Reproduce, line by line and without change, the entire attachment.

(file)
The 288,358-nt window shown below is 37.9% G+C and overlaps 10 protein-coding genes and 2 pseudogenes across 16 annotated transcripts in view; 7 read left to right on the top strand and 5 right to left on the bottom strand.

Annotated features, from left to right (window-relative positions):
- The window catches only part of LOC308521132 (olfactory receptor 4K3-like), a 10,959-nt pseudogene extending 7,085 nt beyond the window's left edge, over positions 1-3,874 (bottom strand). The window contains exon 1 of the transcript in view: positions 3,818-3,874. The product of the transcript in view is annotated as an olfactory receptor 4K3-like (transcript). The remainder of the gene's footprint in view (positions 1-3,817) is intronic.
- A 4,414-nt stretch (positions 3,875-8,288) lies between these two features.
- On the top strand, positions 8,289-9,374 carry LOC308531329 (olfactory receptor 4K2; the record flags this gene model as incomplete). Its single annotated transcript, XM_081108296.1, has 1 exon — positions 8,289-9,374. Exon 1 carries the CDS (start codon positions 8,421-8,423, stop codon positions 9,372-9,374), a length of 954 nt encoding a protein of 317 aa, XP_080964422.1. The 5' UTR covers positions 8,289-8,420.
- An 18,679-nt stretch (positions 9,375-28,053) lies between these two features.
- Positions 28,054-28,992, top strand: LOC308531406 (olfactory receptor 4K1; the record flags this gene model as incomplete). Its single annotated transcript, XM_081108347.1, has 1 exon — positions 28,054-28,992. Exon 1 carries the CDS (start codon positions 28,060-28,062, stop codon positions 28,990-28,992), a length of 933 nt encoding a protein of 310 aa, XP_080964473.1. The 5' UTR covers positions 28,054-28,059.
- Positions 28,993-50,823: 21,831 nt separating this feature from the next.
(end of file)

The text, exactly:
The 288,358-nt window shown below is 37.9% G+C and overlaps 10 protein-coding genes and 2 pseudogenes across 16 annotated transcripts in view; 7 read left to right on the top strand and 5 right to left on the bottom strand.

Annotated features, from left to right (window-relative positions):
- The window catches only part of LOC308521132 (olfactory receptor 4K3-like), a 10,959-nt pseudogene extending 7,085 nt beyond the window's left edge, over positions 1-3,874 (bottom strand). The window contains exon 1 of the transcript in view: positions 3,818-3,874. The product of the transcript in view is annotated as an olfactory receptor 4K3-like (transcript). The remainder of the gene's footprint in view (positions 1-3,817) is intronic.
- A 4,414-nt stretch (positions 3,875-8,288) lies between these two features.
- On the top strand, positions 8,289-9,374 carry LOC308531329 (olfactory receptor 4K2; the record flags this gene model as incomplete). Its single annotated transcript, XM_081108296.1, has 1 exon — positions 8,289-9,374. Exon 1 carries the CDS (start codon positions 8,421-8,423, stop codon positions 9,372-9,374), a length of 954 nt encoding a protein of 317 aa, XP_080964422.1. The 5' UTR covers positions 8,289-8,420.
- An 18,679-nt stretch (positions 9,375-28,053) lies between these two features.
- Positions 28,054-28,992, top strand: LOC308531406 (olfactory receptor 4K1; the record flags this gene model as incomplete). Its single annotated transcript, XM_081108347.1, has 1 exon — positions 28,054-28,992. Exon 1 carries the CDS (start codon positions 28,060-28,062, stop codon positions 28,990-28,992), a length of 933 nt encoding a protein of 310 aa, XP_080964473.1. The 5' UTR covers positions 28,054-28,059.
- Positions 28,993-50,823: 21,831 nt separating this feature from the next.